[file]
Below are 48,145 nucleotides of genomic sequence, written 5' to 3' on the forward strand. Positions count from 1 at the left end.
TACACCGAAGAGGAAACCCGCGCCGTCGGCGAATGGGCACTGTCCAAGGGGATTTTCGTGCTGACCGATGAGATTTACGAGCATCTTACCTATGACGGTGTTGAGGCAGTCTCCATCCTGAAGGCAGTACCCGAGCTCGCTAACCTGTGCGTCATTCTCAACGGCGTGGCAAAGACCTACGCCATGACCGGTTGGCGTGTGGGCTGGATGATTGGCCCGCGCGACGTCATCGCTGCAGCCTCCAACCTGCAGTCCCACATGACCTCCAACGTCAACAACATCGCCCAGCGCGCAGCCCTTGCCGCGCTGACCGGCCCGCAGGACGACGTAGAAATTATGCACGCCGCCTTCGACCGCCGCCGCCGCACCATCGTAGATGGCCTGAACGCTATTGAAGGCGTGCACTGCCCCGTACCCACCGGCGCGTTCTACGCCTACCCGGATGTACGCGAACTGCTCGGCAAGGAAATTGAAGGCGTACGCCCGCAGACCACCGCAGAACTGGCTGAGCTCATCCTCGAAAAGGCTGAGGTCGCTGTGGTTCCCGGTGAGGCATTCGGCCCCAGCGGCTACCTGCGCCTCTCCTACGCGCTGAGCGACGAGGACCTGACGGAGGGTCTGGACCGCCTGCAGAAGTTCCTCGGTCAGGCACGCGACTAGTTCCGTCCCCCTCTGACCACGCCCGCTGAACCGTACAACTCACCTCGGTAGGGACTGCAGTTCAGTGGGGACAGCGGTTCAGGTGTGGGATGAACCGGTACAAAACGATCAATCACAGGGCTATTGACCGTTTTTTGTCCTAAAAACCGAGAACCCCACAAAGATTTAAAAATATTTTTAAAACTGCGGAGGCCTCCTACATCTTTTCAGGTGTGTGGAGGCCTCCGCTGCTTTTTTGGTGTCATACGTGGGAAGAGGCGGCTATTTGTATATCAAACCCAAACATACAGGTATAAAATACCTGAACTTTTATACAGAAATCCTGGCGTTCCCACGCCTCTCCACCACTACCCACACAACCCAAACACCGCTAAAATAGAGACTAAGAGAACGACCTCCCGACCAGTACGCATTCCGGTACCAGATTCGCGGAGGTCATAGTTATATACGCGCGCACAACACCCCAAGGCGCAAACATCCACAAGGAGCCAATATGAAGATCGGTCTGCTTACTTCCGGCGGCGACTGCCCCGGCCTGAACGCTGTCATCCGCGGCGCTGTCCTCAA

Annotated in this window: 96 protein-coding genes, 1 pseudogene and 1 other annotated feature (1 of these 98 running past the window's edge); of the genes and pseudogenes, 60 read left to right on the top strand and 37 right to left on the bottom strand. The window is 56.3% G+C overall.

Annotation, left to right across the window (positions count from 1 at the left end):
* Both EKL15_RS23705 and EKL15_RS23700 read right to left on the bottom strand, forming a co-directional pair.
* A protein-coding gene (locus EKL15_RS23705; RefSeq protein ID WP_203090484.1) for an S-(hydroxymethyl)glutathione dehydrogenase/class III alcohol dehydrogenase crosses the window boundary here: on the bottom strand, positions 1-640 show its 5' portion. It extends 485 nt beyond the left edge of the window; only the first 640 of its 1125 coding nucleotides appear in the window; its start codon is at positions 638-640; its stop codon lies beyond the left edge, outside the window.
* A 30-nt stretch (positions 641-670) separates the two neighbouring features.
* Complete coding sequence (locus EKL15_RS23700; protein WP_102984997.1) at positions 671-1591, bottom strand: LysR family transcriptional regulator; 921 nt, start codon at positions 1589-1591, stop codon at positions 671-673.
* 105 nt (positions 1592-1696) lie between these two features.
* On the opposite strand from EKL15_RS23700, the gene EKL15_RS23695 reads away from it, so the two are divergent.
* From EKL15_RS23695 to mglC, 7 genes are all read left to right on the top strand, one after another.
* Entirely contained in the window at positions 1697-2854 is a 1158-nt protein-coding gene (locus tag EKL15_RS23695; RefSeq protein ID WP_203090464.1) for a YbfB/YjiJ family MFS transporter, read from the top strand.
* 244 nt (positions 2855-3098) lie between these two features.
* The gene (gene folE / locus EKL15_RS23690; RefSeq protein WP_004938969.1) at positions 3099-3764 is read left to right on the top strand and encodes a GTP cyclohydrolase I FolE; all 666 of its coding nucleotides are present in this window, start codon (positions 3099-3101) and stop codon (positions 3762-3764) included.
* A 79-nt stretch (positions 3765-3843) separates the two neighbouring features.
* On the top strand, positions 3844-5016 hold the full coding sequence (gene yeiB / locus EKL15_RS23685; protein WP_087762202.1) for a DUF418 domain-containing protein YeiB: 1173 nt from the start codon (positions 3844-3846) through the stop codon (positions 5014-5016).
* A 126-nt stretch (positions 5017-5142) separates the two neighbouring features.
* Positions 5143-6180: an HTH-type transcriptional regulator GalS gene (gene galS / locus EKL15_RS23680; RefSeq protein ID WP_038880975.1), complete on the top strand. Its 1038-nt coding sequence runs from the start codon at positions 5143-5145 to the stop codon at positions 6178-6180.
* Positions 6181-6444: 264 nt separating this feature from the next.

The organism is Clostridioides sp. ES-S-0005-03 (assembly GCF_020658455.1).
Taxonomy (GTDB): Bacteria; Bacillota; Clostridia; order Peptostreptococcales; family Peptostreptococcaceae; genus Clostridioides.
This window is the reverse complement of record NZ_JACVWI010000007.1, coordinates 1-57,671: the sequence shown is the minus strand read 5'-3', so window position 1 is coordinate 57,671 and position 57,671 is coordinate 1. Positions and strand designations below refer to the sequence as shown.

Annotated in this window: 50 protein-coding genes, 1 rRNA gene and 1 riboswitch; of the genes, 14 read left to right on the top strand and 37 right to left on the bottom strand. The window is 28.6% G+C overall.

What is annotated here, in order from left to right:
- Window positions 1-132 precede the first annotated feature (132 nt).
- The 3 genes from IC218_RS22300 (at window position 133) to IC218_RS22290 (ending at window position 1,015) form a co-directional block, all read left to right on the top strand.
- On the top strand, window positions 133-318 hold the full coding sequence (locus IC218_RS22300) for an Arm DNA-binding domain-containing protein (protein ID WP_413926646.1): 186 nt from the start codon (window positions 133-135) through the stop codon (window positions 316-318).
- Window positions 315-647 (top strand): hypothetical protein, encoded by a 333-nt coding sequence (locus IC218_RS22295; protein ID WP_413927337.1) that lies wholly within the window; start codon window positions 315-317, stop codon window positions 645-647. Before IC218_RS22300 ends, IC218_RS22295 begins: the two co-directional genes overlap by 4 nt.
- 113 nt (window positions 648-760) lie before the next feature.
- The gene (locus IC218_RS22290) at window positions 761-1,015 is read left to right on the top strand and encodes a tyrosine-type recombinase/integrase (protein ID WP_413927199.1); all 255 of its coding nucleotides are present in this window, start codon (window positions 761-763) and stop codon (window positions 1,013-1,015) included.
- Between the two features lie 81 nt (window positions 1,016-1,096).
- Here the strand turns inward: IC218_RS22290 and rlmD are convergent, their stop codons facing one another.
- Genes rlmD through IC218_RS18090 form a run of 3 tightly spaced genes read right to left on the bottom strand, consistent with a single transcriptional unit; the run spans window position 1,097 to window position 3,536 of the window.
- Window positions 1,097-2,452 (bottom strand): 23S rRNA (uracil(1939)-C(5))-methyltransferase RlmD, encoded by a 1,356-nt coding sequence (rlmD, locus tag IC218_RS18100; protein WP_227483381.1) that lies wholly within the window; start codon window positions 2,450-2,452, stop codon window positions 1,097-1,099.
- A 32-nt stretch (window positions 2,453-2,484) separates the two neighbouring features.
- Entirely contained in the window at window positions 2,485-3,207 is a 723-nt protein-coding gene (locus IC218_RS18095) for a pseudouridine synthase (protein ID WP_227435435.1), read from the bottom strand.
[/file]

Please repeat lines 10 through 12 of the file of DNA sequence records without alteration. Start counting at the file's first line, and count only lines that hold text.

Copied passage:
* On the opposite strand from EKL15_RS23700, the gene EKL15_RS23695 reads away from it, so the two are divergent.
* From EKL15_RS23695 to mglC, 7 genes are all read left to right on the top strand, one after another.
* Entirely contained in the window at positions 1697-2854 is a 1158-nt protein-coding gene (locus tag EKL15_RS23695; RefSeq protein ID WP_203090464.1) for a YbfB/YjiJ family MFS transporter, read from the top strand.